Putting together eye-catching websites, perfecting logos, and writing copy that sells a product might seem like a straightforward task on your department’s to-do list, but for the creative professionals involved these projects take time, inspiration, and motivation.
When the work piles up or the inspiration dries out, here are three great tips on how to motivate and inspire your team, and steer them on the path to success.
1. Define Constraints, Then Get Out of the Way
Daniel Pink, author of Drive: The Surprising Truth About What Motivates Us, explains that one of the secrets to high-performing teams of all kinds is autonomy and the ability to direct our own work. This is highly applicable to creatives, whose work is usually done independently, even when part of a team. In order to create an autonomous atmosphere, you must clearly explain the scope of a project and the business objectives involved. When setting up a team for success on a creative project, it’s important to define the constraints up front:
- What are the project goals?
- What is the output meant to achieve?
- Who are the stakeholders?
- What are our budgets, timelines, and available resources (including team members)?
- Are there technical or media considerations to keep in mind?
Not only do constraints provide clear direction to creative teams, but they also encourage focus and enable greater creativity. That said, once constraints are defined, let your team do their best work; do not micro-manage. This alone can be a big help in motivating your team.
2. Encourage Constructive Feedback
The act of sharing creative work can be a vulnerable process — after all, the creator is putting something he or she has personally crafted under the microscope! That’s why it’s important to promote a culture of constructive feedback where creatives feel safe and supported in sharing their work, whether it be within an internal team or directly with a client. When creative teams feel positive about the feedback process, they are more inclined to take risks and create beyond their comfort zone, which can lead to the best results.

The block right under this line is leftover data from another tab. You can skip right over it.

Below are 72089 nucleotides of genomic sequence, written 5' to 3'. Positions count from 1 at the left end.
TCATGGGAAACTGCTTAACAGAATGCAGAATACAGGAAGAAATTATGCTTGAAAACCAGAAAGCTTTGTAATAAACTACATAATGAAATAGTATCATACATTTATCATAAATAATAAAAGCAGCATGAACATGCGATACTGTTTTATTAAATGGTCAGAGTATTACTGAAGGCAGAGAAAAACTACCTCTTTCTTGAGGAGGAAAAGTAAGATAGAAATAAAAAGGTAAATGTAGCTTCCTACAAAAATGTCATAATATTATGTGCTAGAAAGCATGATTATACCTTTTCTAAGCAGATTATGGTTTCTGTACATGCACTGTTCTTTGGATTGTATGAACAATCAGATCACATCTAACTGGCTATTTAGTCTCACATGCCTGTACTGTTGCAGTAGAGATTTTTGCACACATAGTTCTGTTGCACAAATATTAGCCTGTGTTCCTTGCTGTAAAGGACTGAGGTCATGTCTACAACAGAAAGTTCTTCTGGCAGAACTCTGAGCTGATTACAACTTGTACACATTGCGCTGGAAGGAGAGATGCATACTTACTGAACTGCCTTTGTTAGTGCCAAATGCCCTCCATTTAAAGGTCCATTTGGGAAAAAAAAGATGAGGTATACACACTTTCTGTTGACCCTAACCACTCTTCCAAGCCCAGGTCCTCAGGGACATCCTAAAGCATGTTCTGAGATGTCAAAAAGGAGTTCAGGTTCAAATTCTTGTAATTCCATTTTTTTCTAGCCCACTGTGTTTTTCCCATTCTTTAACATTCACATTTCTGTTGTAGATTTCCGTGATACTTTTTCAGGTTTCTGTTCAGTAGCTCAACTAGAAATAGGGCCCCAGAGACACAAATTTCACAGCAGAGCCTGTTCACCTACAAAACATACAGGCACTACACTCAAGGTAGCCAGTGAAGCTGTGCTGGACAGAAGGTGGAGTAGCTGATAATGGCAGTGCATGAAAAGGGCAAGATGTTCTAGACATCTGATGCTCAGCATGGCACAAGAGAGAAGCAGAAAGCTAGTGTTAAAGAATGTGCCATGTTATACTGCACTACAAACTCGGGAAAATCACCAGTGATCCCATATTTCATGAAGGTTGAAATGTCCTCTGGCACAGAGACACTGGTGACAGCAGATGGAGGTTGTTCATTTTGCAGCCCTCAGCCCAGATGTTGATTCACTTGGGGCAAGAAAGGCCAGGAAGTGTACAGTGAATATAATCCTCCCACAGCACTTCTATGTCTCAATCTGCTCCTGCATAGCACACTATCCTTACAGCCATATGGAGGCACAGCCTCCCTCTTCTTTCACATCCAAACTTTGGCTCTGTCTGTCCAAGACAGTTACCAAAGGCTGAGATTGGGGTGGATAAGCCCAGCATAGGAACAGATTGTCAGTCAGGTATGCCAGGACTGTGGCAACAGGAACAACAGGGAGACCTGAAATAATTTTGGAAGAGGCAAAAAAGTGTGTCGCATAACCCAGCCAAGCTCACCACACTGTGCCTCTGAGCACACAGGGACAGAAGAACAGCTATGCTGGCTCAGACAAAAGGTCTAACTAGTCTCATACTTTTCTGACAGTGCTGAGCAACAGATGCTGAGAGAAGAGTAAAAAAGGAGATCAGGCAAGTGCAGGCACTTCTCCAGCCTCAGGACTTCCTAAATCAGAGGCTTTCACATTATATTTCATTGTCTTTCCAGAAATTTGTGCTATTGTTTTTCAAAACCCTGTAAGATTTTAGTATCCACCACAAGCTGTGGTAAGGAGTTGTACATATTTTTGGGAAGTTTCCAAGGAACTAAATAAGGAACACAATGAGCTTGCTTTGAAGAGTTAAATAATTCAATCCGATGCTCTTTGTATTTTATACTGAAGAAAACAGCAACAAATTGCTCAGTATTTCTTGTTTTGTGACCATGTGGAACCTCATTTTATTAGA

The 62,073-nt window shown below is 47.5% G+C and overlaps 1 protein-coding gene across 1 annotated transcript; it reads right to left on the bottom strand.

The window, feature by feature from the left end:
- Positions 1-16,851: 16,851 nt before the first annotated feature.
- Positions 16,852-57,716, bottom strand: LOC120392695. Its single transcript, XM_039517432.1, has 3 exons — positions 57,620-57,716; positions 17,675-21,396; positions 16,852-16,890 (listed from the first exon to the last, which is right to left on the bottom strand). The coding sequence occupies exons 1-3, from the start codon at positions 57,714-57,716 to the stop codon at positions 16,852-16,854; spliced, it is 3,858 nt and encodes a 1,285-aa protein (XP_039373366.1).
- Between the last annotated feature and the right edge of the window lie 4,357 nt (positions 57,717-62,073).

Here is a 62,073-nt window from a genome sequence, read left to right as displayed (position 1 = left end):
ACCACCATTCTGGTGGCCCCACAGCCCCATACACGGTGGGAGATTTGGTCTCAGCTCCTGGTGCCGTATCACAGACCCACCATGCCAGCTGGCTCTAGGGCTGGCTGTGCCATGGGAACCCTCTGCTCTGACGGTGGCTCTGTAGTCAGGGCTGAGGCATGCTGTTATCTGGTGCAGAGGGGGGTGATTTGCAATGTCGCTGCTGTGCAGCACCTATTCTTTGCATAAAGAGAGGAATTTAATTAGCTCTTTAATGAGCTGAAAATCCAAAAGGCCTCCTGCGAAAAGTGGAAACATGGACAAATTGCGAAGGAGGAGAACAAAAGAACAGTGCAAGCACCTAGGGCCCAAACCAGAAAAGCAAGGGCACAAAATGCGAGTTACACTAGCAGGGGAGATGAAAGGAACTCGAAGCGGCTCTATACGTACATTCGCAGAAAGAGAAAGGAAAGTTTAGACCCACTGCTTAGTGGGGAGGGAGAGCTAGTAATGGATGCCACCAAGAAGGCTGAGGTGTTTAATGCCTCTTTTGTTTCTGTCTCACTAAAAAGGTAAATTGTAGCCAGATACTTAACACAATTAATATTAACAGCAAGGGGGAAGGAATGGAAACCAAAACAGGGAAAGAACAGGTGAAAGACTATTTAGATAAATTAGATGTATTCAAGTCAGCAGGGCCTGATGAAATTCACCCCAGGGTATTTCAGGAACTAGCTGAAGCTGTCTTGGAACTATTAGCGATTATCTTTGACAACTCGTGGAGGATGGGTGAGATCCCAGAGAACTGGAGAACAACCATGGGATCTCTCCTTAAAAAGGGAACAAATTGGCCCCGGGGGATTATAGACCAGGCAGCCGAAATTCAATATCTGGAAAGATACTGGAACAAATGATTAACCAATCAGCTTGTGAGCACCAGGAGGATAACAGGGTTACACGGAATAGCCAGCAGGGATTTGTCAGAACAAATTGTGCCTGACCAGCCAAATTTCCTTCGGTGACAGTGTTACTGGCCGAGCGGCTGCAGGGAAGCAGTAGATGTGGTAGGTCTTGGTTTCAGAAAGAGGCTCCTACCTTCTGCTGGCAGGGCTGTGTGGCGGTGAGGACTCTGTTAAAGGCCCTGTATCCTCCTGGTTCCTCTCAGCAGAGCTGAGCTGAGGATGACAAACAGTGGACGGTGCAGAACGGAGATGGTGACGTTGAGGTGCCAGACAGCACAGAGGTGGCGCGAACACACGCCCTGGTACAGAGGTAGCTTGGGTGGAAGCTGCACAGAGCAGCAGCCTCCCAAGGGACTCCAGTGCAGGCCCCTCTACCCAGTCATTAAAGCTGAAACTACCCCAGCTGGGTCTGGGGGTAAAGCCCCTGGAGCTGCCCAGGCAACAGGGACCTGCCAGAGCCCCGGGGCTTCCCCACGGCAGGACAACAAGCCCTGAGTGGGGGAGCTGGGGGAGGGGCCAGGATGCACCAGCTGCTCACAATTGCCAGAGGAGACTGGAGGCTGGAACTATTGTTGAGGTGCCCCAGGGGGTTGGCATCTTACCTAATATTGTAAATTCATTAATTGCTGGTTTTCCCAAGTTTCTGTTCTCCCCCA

But what exactly makes feedback good? It’s not always helpful to use the “feedback sandwich,” where you “sandwich” a piece of criticism between two positive remarks. Instead, productive feedback should focus on specific elements of the work product. According to Matt Ström of product agency Planetary, feedback on creative work should:
- Be clear and concise
- Encourage prompt action
- Refer to matter, attributes, and process — the what, how, and why/when.
It’s worth noting that constructive feedback is about the work, not the individual.
3. Provide Time and Space to Think
As Steve Jobs said:
“Creativity is just connecting things. When you ask creative people how they did something, they feel a little guilty because they didn’t really do it, they just saw something. It seemed obvious to them after a while. That’s because they were able to connect experiences they’ve had and synthesize new things.”
The ability to connect things requires mental time and space, as well as experiences that inspire creative thought. According to this study from Psychological Science, “mind wandering” — what you might call daydreaming — is a big facilitator of creative thought. Leave some mental space and time for your creative team to do some daydreaming, but don’t think that this mental space automatically translates to alone time. Many creative teams find value in sharing what they’re working on with each other and taking inspiring trips outside of the office, whether it’s a meal spent outdoors or a department-sponsored trip to the museum.
The ability to effectively motivate your creative team is critical to any project’s success. How does your company motivate creative teams?
Top image by igorstevanovic
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